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Sunday, July 25, 2021

Bizarre: Escape through the “back exit”

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The water beetle crawls through the intestines of a frog and exits from the back.

Unusual survival strategy: A small water beetle from Japan survives even being devoured by a frog. As this video documents, it emerges two hours later undamaged and alive – from the frog’s back. As tests have shown, the little one crawls through the entire digestive tract of the frog to the “back exit”. 

This is the first case of such an active escape from the intestines.

Normally, being eaten means death for a prey animal. Even if it survives the mouth and teeth of the predator, it becomes fatal in the digestive tract at the latest. Corrosive digestive juices, decomposing enzymes, and lack of oxygen make a longer survival almost impossible. The predator’s digestive system kills almost any prey after ingestion, explains Shinji Sugiura of Kobe University.

Back exit

But there are exceptions – and Sugiura has now observed a particularly bizarre one. For his study, he had fed the frog Pelophylax nigromaculatus, which is found in Japanese rice fields, with various insects. Among the prey animals was Regimbartia attenuata, a four to five-millimeter water beetle also living in the rice fields. The frog also devoured these beetles without any problems.

But then something surprising happened: the eaten water beetle suddenly reappeared – from the frog’s back.

“Around 90 percent of the swallowed water beetles leaked in this way and, surprisingly, were still alive,” reports Sugiura. Regimbartia attenuata succeeds in this trick not only with this one frog species but also with four others, as the researcher found out through feeding tests.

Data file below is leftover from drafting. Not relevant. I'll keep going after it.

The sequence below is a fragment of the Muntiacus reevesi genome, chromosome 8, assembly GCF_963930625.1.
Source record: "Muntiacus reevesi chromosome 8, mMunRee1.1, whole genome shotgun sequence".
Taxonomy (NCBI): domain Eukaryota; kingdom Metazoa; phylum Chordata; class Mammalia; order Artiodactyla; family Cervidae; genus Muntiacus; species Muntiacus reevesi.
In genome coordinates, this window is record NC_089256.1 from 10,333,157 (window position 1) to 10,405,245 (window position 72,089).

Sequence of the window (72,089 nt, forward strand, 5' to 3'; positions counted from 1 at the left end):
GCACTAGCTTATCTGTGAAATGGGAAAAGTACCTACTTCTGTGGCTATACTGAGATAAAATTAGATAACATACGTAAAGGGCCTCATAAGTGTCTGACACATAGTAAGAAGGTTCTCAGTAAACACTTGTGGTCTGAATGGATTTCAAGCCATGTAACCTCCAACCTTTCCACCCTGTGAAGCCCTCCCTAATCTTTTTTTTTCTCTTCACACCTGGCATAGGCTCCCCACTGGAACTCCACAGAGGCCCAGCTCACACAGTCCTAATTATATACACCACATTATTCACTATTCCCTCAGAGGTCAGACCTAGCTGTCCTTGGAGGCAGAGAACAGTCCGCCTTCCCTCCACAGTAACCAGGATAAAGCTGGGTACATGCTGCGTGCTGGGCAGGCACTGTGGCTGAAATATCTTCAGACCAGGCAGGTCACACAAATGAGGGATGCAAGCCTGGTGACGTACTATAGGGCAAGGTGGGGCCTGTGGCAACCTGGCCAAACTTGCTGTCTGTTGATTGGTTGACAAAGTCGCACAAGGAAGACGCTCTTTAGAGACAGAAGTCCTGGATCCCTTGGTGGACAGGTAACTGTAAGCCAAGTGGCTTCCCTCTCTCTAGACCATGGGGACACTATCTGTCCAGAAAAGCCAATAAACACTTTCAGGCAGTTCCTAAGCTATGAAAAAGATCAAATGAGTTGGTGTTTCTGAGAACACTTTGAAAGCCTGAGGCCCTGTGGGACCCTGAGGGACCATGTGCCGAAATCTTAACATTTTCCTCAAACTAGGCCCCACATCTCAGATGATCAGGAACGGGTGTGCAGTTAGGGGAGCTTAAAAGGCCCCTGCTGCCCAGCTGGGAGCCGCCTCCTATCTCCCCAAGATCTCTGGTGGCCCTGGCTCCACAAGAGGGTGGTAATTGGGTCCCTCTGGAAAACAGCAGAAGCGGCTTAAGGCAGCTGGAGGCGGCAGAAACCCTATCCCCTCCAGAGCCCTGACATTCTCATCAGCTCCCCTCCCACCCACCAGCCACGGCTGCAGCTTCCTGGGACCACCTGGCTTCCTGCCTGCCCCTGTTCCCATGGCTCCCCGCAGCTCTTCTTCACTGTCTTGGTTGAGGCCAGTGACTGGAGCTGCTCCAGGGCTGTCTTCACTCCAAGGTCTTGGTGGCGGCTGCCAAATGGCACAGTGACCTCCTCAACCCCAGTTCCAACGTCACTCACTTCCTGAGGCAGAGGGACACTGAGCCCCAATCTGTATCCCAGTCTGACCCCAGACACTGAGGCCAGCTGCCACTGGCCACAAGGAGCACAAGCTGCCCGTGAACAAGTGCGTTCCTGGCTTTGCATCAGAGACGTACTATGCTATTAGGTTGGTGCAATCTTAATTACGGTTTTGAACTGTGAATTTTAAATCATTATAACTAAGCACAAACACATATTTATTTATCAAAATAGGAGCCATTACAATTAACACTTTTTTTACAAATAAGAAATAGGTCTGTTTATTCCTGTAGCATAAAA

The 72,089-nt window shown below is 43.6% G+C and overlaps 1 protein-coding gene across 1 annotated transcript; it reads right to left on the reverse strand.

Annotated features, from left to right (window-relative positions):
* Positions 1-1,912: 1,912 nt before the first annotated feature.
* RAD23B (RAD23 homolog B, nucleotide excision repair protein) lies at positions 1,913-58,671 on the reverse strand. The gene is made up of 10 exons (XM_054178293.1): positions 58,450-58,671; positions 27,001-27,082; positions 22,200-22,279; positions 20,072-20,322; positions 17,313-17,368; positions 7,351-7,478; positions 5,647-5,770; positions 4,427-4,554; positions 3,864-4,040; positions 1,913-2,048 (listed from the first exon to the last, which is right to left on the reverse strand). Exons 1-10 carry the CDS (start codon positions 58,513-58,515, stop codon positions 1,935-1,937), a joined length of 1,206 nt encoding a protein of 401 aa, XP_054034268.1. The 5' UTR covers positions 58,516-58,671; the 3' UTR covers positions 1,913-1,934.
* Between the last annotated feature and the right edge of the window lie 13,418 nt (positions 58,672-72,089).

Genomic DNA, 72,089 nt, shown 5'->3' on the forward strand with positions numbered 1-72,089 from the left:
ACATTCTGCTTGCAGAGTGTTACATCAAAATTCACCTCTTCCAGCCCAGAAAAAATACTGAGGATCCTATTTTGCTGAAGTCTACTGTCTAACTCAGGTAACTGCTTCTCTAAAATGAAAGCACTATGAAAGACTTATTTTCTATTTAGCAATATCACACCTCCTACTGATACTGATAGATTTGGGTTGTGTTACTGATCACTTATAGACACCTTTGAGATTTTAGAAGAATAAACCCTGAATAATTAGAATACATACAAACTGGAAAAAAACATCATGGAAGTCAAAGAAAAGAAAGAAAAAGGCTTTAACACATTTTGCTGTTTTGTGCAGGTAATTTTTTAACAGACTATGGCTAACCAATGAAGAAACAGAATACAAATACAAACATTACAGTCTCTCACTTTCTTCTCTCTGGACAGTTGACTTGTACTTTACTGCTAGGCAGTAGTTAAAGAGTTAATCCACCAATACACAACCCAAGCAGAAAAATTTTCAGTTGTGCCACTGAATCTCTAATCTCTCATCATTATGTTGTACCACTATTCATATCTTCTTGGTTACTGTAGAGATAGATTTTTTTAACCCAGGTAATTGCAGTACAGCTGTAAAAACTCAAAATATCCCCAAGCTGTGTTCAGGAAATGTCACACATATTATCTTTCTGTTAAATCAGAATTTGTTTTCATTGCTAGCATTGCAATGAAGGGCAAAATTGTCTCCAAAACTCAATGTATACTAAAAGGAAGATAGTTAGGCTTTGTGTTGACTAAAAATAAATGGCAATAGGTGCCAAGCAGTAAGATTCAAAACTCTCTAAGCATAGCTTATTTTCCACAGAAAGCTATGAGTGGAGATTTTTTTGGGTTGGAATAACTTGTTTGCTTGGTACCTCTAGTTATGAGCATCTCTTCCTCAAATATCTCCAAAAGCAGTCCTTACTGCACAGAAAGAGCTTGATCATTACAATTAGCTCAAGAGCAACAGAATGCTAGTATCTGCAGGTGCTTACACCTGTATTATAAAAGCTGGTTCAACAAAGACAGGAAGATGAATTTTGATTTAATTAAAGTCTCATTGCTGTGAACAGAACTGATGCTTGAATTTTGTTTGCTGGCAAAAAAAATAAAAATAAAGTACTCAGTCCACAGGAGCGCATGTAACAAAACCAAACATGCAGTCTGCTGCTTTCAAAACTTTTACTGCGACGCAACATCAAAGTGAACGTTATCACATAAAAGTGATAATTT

Crawled through the intestines

But how does the Beetle manage this feat? Additional tests showed: If the legs of the water beetles are glued, they will not survive the intestinal passage. Instead, they die and their remains are normally excreted in the faeces after a day or two. Sugiura concludes from this that the water beetles actively crawled through the digestive tract to the “back exit” in order to accelerate their escape.

“This is the first documented case of such an active escape of prey from the belly of a predator,” states the biologist. 

The water beetle seems not only to actively crawl through the intestines, but also to manipulate the stool of its “host”. Because normally the muscle ring on the frog’s back ensures that the anus remains tightly closed.

The beetle could not overcome this barrier on its own. In order to get outside, it, therefore, stimulates the frog – possibly through tactile stimuli – to give up faeces.

 As soon as the anal ring opens, the little beetle crawls outside.

Source: Kobe University | Image Credit: iStock

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